What we have done — and I think we’re seeing great results — is simply believing in you and trusting. I have to trust you as an employee. We’ve hired you to do a job, and you’re qualified. We already know that based on your resume and what you bring to the table. Now that I know this about you, I absolutely trust you to do the job, so tell me what will help you do it best.
We have found this sweet spot of flexibility — some remote work, some office work. I ask my team questions like: What do you want next year to look like? Tell me what you would like to do based on what you’ve done this year. What would you like to change? Do we need to rearrange your classes? Would you like to teach something different?
You can only do this job — and honestly, any job — if you have a passion for it and desire to do it. People want to be here, and they will work twice as hard for the company with flexibility rather than if they were held to a controlled schedule and told tasks to do. For me, wellness is a work-life balance and always recognizing that family comes first. We do a lot of collaboration and teamwork to say, “Where can I cover for you so that you can find that balance?”
You’re also well if you feel challenged. I think everybody in higher ed wants to be intellectually challenged. We’ll support you if you want to further your education — that’s a big part of it. If you want to go back to school, there’s always support for that. If you want to learn a new skill, we’ll support you. If you want to attend a conference, we’ll support you.
We want you to prioritize family and know that we will cover for you if something is going on with your family. We want you to feel like you have some control over your schedule.
For social work students and professionals, self-care and self-awareness are critical because we’re working with vulnerable and oppressed individuals. We have to ensure we are modeling that self-awareness and self-care in our curriculum and in our own behaviors and role modeling how to do that well. One of my favorite mottos I share with students is “We can never expect more of our clients than we are willing to do ourselves.”
We don’t have control over work-life stressors once students graduate and enter agencies, but we teach them to look for warning signs when seeking work at agencies. This could be blanketed across all companies. If you go into a company or business that doesn’t prioritize your self-care or let you prioritize family commitments within reason, that might be a red flag. You’ve got to be very intentional about choosing a place to work that recognizes work-life balance and the importance of relationships, both in and out of the workplace. The caveat is: within reason. You can’t spend 10 hours working and the rest of the week having fun with the family. However, the key is balance.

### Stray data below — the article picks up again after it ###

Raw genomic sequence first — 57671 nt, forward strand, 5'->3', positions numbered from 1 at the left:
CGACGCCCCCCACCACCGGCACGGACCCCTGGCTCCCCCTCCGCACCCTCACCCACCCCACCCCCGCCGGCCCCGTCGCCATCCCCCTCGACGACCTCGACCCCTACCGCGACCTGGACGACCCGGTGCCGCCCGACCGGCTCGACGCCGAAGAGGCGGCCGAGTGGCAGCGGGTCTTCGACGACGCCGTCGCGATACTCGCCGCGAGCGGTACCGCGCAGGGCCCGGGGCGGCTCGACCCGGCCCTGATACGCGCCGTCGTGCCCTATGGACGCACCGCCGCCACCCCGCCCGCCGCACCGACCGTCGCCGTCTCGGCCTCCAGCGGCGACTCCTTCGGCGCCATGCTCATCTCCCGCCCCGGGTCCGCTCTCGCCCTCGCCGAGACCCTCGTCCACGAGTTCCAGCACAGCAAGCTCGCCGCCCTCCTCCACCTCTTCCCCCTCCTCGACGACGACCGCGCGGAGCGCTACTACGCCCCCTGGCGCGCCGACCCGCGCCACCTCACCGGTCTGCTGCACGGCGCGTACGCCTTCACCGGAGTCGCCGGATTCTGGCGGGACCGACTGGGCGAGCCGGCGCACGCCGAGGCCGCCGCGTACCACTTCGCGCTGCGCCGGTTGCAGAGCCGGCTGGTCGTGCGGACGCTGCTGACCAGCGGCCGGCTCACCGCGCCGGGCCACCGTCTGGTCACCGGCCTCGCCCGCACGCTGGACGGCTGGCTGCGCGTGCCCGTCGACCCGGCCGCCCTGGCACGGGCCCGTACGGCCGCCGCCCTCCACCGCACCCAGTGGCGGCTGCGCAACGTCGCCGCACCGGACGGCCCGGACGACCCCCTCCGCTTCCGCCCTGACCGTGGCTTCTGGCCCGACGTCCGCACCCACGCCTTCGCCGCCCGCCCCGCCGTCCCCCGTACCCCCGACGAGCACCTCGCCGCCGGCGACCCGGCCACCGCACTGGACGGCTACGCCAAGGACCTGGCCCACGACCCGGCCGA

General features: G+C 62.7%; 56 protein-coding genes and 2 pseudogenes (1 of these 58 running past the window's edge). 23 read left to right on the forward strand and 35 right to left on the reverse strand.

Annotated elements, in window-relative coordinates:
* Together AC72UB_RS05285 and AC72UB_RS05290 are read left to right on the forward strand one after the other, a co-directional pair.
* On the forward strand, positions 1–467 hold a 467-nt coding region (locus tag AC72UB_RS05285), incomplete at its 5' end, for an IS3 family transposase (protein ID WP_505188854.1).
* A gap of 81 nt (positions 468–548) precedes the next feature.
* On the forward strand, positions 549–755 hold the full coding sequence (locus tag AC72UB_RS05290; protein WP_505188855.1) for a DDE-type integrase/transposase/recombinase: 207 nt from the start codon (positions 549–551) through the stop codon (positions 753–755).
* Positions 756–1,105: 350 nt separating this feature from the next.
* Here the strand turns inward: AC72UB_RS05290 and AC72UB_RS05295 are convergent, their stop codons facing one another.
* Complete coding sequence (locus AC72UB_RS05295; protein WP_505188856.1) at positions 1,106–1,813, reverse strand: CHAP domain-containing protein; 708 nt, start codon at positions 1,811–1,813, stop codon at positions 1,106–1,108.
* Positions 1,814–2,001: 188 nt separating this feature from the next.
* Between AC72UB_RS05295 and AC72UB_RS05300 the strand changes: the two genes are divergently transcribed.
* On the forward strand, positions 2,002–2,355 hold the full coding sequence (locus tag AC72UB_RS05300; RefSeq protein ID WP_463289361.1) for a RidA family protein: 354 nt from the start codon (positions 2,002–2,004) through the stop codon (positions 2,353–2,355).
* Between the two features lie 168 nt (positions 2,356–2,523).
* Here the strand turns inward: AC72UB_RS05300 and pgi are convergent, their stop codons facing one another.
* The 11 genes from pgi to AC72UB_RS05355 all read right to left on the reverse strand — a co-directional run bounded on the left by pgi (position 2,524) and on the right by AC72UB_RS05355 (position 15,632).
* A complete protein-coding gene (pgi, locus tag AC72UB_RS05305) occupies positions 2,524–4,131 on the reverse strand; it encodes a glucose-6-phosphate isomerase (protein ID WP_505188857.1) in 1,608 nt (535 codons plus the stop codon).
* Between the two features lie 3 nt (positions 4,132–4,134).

Based on your experience or research, how do you correlate and quantify the impact of a well workforce on your organization’s productivity and profitability?
I would like to reference one of my favorite quotes by Brené Brown:
“Leaders must either invest a reasonable amount of time attending to fears and feelings or squander an unreasonable amount of time trying to manage ineffective and unproductive behavior.”
Productivity is connected to the wellness of your workforce. How much time are you taking to hear what people have to say? There’s the concept that change sometimes happens too fast. One of the indicators of the Great Resignation is too much innovation too fast. Some of the most innovative companies like Tesla and SpaceX are losing employees because of the human inability to adapt to constant change and the demands connected to innovative work.
I think the question is: How much can you handle, and are you fearful of it? Are you worried about the historical data that says this isn’t going to work? How do we address those fears? I feel to really integrate change and have productivity, people have to be on board with it. I don’t want to have power over, I want to have power with. I want to do this together, where we can come to a consensus that this may or may not work, but it’s a good idea to try it. Will you at least give us the opportunity to try this new innovative scenario and see if it works? If not, we’ll dial back, but I think when you try to have power over people, you’re always going to meet resistance.
Even though most leaders have good intentions when it comes to employee wellness, programs that require funding are beholden to business cases like any other initiative. The World Health Organization estimates for every $1 invested into treatment for common mental health disorders, there is a return of $4 in improved health and productivity. That sounds like a great ROI. And yet, many employers struggle to fund wellness programs that seem to come “at the cost of the business.” What advice do you have to offer to other organizations and leaders who feel stuck between intention and impact?
You’ve got to invest the money. You have to take the risk and put the money into wellness to enhance productivity. The Great Resignation speaks so significantly to that. We have well-trained and long-term professionals leaving the workforce because they’re seeking something else, which is mostly work-life balance, flexible schedules, remote work, or escaping a toxic workplace.
I don’t think this phenomenon is going to change until a company dials back and says your wellness matters and what you have to share [as far as wellness] is important. Companies need to reevaluate what work-life balance should look like now instead of just continuing with a traditional model and schedule that has been the same for 40-plus years.